Give yourself permission to sit quietly — and see what happens

 

 

 

 

 

 

 “All of man’s difficulties are caused by his inability to sit quietly in a room.” — Blaise Pascal

I want to tell you a true story that happened yesterday.

I like to do the right thing on Sunday and make breakfast for JoAnn and me. Mind you, I only really have one culinary skill — but it’s a good one, handed down through many generations of British ancestors.

I’m very good at boiling eggs. So as usual yesterday, JoAnn and I each had a  boiled egg and toast — the eggs boiled, though I say so myself, to perfection.

Nothing unusual so far, right? We ate our breakfast, and I put everything away properly because there’s no point in only doing half a job, is there?

A nice walk planned

I had planned to go for a nice walk after breakfast, but after finishing up in the kitchen a strong compulsion arose in me just to sit down in my favorite chair and be still.

I try to follow my inner “nudges,” so I put the walk on one side and sat down obediently in my chair. Immediately, a thought came up, “You could read the newspaper.” But reading the paper didn’t feel right.

With no previous intention on my part I disappeared, as it were, into a “thought free zone.” For about an hour, I simply sat in my chair, utterly surrendered to an experience of happiness and joy that in one sense felt very new and in another sense very familiar.

Like being bathed in a fountain of bliss

It was like being bathed by love, while sitting in a fountain of bliss. Once in awhile a thought came up, but I just wasn’t interested. The joy and peace that I was experiencing was so beautiful, complete, and compelling.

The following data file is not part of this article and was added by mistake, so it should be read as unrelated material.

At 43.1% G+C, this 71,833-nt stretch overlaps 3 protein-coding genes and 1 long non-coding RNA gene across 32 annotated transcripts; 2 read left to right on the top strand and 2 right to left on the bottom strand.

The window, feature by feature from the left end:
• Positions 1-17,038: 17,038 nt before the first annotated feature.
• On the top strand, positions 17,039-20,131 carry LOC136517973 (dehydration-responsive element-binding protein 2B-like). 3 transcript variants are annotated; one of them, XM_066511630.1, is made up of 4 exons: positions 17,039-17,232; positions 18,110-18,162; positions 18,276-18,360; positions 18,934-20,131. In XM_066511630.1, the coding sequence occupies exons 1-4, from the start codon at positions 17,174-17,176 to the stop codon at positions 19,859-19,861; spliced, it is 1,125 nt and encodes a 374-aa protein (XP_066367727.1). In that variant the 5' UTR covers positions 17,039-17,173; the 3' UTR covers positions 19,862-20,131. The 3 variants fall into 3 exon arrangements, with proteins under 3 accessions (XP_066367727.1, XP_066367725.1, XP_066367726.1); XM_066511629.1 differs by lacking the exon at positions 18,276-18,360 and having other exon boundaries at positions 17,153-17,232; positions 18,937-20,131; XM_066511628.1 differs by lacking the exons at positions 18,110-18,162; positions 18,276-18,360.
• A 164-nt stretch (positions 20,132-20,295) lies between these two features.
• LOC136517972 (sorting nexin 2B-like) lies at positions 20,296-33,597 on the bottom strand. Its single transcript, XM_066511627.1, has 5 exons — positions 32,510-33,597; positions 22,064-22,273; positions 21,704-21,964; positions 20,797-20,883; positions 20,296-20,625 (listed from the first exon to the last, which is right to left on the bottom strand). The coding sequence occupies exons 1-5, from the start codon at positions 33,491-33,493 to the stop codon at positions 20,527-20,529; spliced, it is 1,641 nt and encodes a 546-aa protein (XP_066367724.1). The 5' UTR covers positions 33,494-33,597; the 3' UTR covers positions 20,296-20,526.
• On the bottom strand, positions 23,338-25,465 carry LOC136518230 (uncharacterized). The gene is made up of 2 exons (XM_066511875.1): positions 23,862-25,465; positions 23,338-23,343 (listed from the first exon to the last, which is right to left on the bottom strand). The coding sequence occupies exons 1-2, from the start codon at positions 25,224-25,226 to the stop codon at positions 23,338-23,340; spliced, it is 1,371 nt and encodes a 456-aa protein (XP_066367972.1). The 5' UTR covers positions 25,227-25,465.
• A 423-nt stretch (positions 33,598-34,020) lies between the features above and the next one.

We tend to be afraid of stillness. Being busy is what keeps us sane, after all, or so we think.

But here’s a suggestion for this holiday season. Give yourself permission to sit quietly in a chair for a moment — and see what happens.

When JoAnn’s life changed on a dime

One evening about 15 years ago, my wife, JoAnn, a few years retired from Shell, was sitting quietly in a chair in a small town home in Denver.

It wasn’t a happy moment, particularly. She was wondering to herself things like, “Is this all I’m supposed be doing with my life? Is this it?”

Suddenly she had a momentary sense that someone was sitting in the empty chair across the room — and almost immediately, the phone started ringing. It was me, in Vancouver, also feeling a bit stuck, wondering what my next move in life was supposed to be.

I had never met JoAnn, but I knew of her. I had decided to come down to Colorado to spend a few days at the headquarters of a spiritual group we had both belonged to for many years, and I thought, “Why don’t I call JoAnn? May be we could have a coffee together?”

That’s how we got together. We were married a year or so later.

Is love on the move?

Is love on the move in this world? I think it is.

Wouldn’t it be interesting if back of all the excitement and apprehension of our lives and of the holiday season is one simple agenda — one simple truth — the determination of eternal love to reclaim “human nature” for itself?

No more separation. No more suffering. No more fear.

But we have to take responsibility of course — because we are that eternal love.

Let’s give ourselves permission to be still for a moment this holiday season and see what happens. Perhaps the masterpiece of your own eternal Self will reveal itself to you in an apparently inconsequential moment — perhaps you will see it shining in the face of a loved one, or in a stranger…

Picture credit:

http://farm3.static.flickr.com/2143/2256836905_1227f9a558_m.jpg


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